Shining The Spotlight On Chlamydia

Chlamydia is a potentially harmful and commonly seen STD (sexually transmitted disease). There are a few different forms of it, which might also result in chlamydia conjunctivitis — the top cause of blindness (although this can be cured easily by swift antibiotic treatment). Some forms of chlamydia can lead to lung infections that cause pneumonia too.

Chlamydia symptoms can be quite varied, and they are different in women and men. Both women and men can contract the disease without noticing it, and roughly seventy percent of chlamydia cases have no symptoms at all. The symptoms in men are more noticeable though, so they are more likely to spot the condition’s early signs. A chlamydia home test 2018 kit can be helpful in this regard. Notwithstanding, many people still miss the early warning signs, and when this happens it can lead to substantial complications – such as cervix inflammation and transmission to newborn babies in women, urinary tract or testicle swelling in men, and pelvic inflammatory disease.

One chlamydia symptom that both women and men might experience is a secondary eye infection. The eyes might swell up and itch and burn if this occurs, however it is quite rare. This happens when the genital disease spreads to the eyes. It can be prevented if people rinse their hands thoroughly after going to the bathroom, assuming they are aware that they have the disease.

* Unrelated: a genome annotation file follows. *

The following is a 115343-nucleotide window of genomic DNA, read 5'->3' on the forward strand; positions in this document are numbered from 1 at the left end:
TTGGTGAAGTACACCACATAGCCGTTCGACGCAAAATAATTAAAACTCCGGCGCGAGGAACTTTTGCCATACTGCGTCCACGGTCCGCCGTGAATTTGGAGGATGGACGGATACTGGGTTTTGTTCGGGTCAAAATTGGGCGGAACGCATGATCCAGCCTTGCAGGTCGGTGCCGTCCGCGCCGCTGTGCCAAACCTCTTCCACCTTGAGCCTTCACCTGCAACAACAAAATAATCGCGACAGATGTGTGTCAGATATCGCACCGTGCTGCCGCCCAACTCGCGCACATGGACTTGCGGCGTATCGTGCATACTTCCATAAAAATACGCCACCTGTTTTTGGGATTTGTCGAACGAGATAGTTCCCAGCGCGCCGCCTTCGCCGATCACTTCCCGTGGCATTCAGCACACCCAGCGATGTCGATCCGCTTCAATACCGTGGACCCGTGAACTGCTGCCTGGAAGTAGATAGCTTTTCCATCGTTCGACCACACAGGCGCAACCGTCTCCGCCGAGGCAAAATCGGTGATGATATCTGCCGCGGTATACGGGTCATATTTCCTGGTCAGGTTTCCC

Indeed, prevention is a vital factor in combating chlamydia, because lots of people suffer from the condition and are oblivious to the harm they can cause to others. Actually, the Disease Control Center states that the condition affects about four million people in America alone each year. It recommends avoiding one night stands and only having sex with a monogamous, long-term partner. Even when doing this though, it is still vital to take protective measures, such as the female or male condom. In the event that protection is not used, while engaging in foreplay or oral sex, STDs like chlamydia can be easily transmitted.

It is necessary to seek medical treatment to stop the bacteria from spreading and avoid chlamydia’s long-term side effects. Experts can identify bacteria by obtaining a mucus sample from the cervix or penis, with a cotton swab. Once a diagnosis is made, the patient receives a doctor’s prescription for a range of oral antibiotics. Normally, medication eliminates chlamydia and relieves symptoms entirely within fourteen days. Because the disease is frequently asymptomatic, doctors typically advise that sexually active sufferers use contraception and receive regular screenings to avoid complications.

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